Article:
Celts exhibition at the National Museum of Scotland
Whilst we were there, I went to the special exhibition on the Celts.  It continues until 25 September 2016, so there is still time to visit it if you can.  And you should!
The exhibition guided you through the idea of the Celts and their place in Europe from the earliest times right up to the revivals in the 19th and 20th Century.  The degree of interpretations was fascinating, from who viewed themselves as Celts and when the whole concept of the Celtic world was born.  The variety of objects was fantastic and there were many which totally fascinated me.  In particular, I loved the patterns and the repeats and how the shapes hinted at animals and objects without being totally explicit.  Unfortunately, no photography was allowed, although there are a couple of images on the website - http://www.nms.ac.uk/national-museum-of-scotland/whats-on/celts/ 
pages from my very rough sketchbook
As the aim in taking the students was to encourage them to sketch, I felt obliged to do the same.  
More pages of quick sketches
However, it is the patterns on one object that really grabbed me - one which I couldn't really sketch at the time as it was circular in nature and circles are notoriously difficult to draw freehand. So when I got home, I got out the compass and drew the interesting pattern.  I scanned it and reprinted a couple of variations to try colouring in.  
I know colouring in is very popular at the moment, but those detailed colouring in books would drive me nuts.  I can't stay within the lines and all that concentration, just to be ruined by not being accurate enough...  
Coloured in with felt tip pens
I didn't mind doing these, but I did realise it would be a lot quicker on the computer, so that's where the second lot came from.  And all the colour is within the lines!
Versions from on the computer - nicer colours too
I've now moved into fabric, but that is for another post as it is in early stages.  I know where it is going, but all you can see at the moment is the insipid under layers.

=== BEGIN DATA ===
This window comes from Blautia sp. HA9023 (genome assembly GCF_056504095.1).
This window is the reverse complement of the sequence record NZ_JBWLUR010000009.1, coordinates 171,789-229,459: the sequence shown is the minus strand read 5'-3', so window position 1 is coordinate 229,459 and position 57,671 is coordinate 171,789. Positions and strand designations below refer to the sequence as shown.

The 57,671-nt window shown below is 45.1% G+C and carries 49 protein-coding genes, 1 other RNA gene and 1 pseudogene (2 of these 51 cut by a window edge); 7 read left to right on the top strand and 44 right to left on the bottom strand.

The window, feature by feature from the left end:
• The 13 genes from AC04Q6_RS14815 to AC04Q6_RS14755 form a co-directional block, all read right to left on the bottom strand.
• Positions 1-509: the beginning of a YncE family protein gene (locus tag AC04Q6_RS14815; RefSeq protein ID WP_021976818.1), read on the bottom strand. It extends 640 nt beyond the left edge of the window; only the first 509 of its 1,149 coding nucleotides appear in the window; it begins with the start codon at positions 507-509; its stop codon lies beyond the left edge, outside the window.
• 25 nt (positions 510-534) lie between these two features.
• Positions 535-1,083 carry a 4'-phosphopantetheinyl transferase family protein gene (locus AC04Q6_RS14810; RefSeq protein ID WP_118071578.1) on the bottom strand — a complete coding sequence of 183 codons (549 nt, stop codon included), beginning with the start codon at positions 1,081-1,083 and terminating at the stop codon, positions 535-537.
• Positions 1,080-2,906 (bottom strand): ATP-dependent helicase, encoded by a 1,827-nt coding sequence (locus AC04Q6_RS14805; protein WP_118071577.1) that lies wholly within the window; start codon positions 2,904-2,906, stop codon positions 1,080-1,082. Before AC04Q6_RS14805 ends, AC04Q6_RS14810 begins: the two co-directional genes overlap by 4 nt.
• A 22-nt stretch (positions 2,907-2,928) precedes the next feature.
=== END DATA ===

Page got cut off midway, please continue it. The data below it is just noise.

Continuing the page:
Tuesday, 7 June 2016

Books about British Quilt History

After our day out last week for the Diploma Summer School, we spent three days in the studio, enjoying historical quilts and getting frustrated with mathematical sequences and progressions!  Lesley, a reader of this blog, asked about books on British Quilt History and as this is something we have just been doing, I have all the information to hand for a blog post.  This is not a definitive list of books on British Quilt History, just ones I have in my collection and which I have found useful.  


This is the book I refer to the most.  Well written and researched, with many images.  Something strange is happening with my images, so either you are seeing this book twice or not at all!  Apologies.  It is Janet Rae's The Quilts of the British Isles in case it is not showing up.
Traditional British Quilts: Dorothy Osler
Not a recent book, but for me, the one where all the interest in the history of British Quilting kind of started from.  Since it was written, much more research has been undertaken and more information has been discovered, but still a great starting point.

Patchwork and Quilting (Shire Library) by [Audin, Heather]
Part of the Shire Library series of short books, primarily on subjects you never imagined anyone would write about!  A good short introduction, written by the curator of the Quilters' Guild Collection

A great exhibition and a lovely catalogue, with large full colour photos and lots of essays written by different people, with different views and approaches.
Another good exhibition and related catalogue

The journal of the British Quilt Study Group of the Quilters' Guild, published annually contains papers presented at its conference on a wide variety of quilting matters past and present.

This book is titled, you just can't see it on the cover!  It is Making Connections by Janet Rae and Dinah Travis, all about the history of log cabin quilts


At the less scholarly end, the relatively new magazine Today's Quilter has had a couple of supplements about different aspects of  British quilt history over the past year, often abridged from books.

Most of these books are available on Amazon.  A word of warning: the prices on Amazon can be a little bit bizarre as some of these books are out of print and don't get offered on Amazon often.  You should be able to pick them up second hand for under £10 each.

A book that I don't have, but which I would like to own as it is very informative:


And finally, coming out later this month, so I haven't read it, but I do have it on order:

Jan has written a number of books on British quilting, and I know she has put a considerable amount of research into this, her latest title.  I can't wait to get my hands on it.

Which books have I missed or that you find informative?  Are there any gaps in the documentation of British quilting history that you think need to be addressed?